The Non-Tragedy of the Bison Commons
Here’s an interesting economic analysis on the eradication of bison in the late 1800s.
The authors say that bison’s near-extermination was a rational economic process which did not constitute a “tragedy of the commons.” The tragedy of the commons is an economic theory of a situation within a shared-resource system where individual users, acting independently according to their own self-interest, behave contrary to the common good of all users by depleting that resource through their collective actions.
It is a good piece worth reading, which again proves that economics is not a science. (I intend no disrespect: Like Donald Trump I earned an economics degree from the Wharton School of Finance.)
Here is the science: Removing bison, the keystone species, from the North American grasslands imploded the ecology which rested on nomadic large grazers, diverse predators and abundant prey – all functioning in unison. All three parts of this have been under attack since the arrival of Europeans in North America, with devastating and tragic results for wildlife, habitat and mankind.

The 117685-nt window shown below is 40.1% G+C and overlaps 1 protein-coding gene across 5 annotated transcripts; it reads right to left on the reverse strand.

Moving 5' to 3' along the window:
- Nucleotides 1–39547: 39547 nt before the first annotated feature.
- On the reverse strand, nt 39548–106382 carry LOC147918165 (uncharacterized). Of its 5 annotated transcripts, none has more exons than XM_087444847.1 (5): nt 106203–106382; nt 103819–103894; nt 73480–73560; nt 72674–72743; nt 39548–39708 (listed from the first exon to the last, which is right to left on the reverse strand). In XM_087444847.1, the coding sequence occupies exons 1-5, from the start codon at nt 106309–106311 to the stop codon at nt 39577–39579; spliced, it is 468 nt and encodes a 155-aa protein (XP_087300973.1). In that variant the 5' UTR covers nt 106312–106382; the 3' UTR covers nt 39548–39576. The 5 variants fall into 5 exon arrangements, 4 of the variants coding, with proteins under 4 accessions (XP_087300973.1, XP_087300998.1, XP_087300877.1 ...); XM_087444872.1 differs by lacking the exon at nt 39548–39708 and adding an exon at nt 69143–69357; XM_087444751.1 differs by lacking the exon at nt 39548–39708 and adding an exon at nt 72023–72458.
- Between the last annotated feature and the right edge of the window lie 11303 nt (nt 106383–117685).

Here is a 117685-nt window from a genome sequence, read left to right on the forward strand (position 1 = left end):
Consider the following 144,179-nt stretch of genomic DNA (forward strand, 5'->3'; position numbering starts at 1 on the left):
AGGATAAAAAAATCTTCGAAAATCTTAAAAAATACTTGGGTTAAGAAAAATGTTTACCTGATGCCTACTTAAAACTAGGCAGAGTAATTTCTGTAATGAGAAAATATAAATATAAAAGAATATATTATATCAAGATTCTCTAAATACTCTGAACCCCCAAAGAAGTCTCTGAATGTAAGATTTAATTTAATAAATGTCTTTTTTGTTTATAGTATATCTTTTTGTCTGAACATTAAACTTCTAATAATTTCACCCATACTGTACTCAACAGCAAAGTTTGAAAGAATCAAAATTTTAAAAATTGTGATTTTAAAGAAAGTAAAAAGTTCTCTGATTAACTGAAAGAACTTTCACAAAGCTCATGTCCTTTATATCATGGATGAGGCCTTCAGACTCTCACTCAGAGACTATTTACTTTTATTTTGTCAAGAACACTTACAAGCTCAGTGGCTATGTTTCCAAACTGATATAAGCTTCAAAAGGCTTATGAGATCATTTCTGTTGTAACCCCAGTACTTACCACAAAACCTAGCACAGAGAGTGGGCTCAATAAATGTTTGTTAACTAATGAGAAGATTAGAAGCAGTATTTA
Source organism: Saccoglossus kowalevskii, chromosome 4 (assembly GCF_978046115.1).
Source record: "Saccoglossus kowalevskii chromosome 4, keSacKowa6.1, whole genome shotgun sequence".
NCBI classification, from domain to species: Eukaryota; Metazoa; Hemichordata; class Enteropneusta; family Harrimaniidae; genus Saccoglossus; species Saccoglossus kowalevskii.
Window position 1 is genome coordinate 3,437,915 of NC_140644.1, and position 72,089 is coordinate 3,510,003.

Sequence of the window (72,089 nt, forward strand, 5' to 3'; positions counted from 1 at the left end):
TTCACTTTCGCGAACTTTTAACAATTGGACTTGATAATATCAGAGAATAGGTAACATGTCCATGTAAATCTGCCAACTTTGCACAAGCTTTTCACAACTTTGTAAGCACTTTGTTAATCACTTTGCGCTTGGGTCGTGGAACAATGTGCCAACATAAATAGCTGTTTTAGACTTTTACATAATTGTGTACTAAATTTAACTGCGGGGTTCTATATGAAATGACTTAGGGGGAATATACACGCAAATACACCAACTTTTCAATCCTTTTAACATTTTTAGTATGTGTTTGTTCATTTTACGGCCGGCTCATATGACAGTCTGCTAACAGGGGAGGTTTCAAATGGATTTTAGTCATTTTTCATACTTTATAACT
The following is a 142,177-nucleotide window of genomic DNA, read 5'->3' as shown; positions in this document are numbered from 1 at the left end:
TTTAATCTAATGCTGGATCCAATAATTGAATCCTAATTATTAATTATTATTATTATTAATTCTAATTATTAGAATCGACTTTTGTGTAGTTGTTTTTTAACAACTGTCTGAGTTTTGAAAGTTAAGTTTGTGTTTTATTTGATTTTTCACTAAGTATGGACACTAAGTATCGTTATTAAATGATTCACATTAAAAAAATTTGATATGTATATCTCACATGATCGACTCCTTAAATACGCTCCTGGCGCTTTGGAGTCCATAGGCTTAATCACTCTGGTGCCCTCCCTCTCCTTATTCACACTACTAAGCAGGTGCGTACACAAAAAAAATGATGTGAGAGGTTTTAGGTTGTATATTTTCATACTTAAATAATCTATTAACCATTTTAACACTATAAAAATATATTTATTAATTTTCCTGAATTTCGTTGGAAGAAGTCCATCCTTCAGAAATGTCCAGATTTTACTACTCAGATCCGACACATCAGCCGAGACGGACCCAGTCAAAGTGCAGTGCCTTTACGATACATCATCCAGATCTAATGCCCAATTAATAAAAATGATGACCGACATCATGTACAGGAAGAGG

There is only one way to fix the “tragedy of the commons”–private ownership of the resource.
That is certainly what the Founders thought would happen.
National Parks are one thing, owning entire states another. As you know Texas retained its private lands under the annexation treaty, and subsequently sold 97% into private hands: A major reason for the economic strength of Texas.
In my opinion we should sell much if not most of these federal lands. If we are worried about how they might be used, parcels could be deed restricted at sale. Most real estate uses are controlled through a combination of public policy, zoning ordinances and deed restrictions.
This would be a red hot controversy.